- Between christianitas and Europe:Giovanni of Capestrano as an historical issue
Giovanni of Capestrano, who is largely ignored by non-specialists in religious history, is very well-known (although with ambivalent fame and assessments) to scholars from the countries which he crossed (present-day Germany, Austria, Czech Republic, Poland, Hungary, Romania and Croatia) during his turbulent mission of only six years (1451-1456) between Wiener Neustadt and Ilok. However, the fragmentation of research in national historiographies remains very considerable, even though Giovanni's Great Mission seems to constitute, ex natura we could say, a point of convergence among them. The repeated (but unsuccessful) efforts made during the past century to collect and publish his correspondence (still little exploited), and (in recent years) an increasing series of international workshops and scholarly enterprises aimed at this goal, could make of that document-dossier a common and undivided heritage of European scholars.1 [End Page 5]
In these pages, our aim is to propose a possible new interpretation of the mission of Giovanni of Capestrano, related to the great issues of European history in the fifteenth century, namely religious reforms and the making of Europe as both a concept and as a political and cultural reality. If the Reformation is commonly recognized as the turning point in European history at the beginning of the Modern Age, and if several political developments are closely connected to it, at present it remains to be studied how the two processes (of religious reforms and the making of Europe) were intertwined in previous decades.
Current historical research about the development of a common European consciousness recognizes the central role of the fifteenth century. However, the fifteenth century is often still cast as either the last century of the Middle Ages (which seemingly was just a prolongation of the crisis of the fourteenth century), or as merely a prelude to the watershed marked by the success of Luther. With this approach, the phenomena of the fifteenth century are reduced to the level of 'prehistory' and 'background' for the Reformation. In contrast, we claim that innovative interpretations could emerge (even in the assessment of 'modernity') by studying the fifteenth century on its own terms, as a century of efforts and experiences of reforms at different levels, in the perspective of the 'Long European Reformation'.2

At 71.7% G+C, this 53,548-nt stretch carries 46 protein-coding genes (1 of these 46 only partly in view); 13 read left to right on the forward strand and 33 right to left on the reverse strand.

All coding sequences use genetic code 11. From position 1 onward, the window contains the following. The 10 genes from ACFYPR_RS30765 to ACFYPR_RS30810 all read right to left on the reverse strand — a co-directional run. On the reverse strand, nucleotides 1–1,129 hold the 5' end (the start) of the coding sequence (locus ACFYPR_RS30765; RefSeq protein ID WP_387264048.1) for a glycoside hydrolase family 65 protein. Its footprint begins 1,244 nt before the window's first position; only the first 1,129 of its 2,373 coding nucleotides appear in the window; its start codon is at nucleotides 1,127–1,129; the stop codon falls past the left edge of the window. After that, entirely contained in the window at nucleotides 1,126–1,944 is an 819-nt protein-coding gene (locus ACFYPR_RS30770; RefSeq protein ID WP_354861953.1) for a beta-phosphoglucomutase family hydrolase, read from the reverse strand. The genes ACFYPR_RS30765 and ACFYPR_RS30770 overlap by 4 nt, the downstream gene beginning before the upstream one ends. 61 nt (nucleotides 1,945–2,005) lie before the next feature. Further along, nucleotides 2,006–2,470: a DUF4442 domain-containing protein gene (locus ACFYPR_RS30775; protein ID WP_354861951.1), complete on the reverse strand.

Only a few scholars have until now underlined the need of taking a full account of the historical role played by Giovanni of Capestrano. Kaspar Elm was the first to sketch an analysis of his importance (and the Bedeutung of his mission), in an article whose title, as well as its tone, nevertheless, had some limitations:
Dennoch ist es erlaubt, Johannes als einen Mann der Kirche, als einen Heiligen, zu bezeichnen, der sich wie kaum ein anderer in seiner Zeit für die Erneuerung des religiösen Lebens, die Verteidigung der Kirche und die Reform und Rehabilitierung des in politische Abhängigkeit und weltliche Verstrickung geratenen Papsttums eingesetzt und damit ein Fundament gelegt hat, von dem aus im 16. Jahrhundert der Kampf gegen die Reformation geführt und die Christianisierung der Neuen Welt begonnen werden konnte. Wenn man ihn jedoch nur als den 'großen Führer, Gesetzgeber und Organisator des Observanz' [J. Hofer, Johannes Kapistran I, 82] feiert, als Palladin des Papsttums Dominikus und Ignatius an die Seite stellt und als Verteidiger [End Page 6] der Kirche, Sieger über die Türken und Apostel Europas ehrt, wird man ihm als Person nicht ganz gerecht.3
Elm had grasped the extent to which Giovanni of Capestrano's reformist dynamic was part of broader changes in his era, of which it could be a key theme, thereby making Observance in many respects a shared project.4 We would like to show how the in-depth study of the Great Mission (and of the sources that document it) might establish a proper foundation for an approach which opens the way to a truly comprehensive history – an approach that, without claiming (even hypothetically) to offer completeness, aims nevertheless at something more than 'a companion to' that history. We propose an analysis of a subject that connects and contributes to the...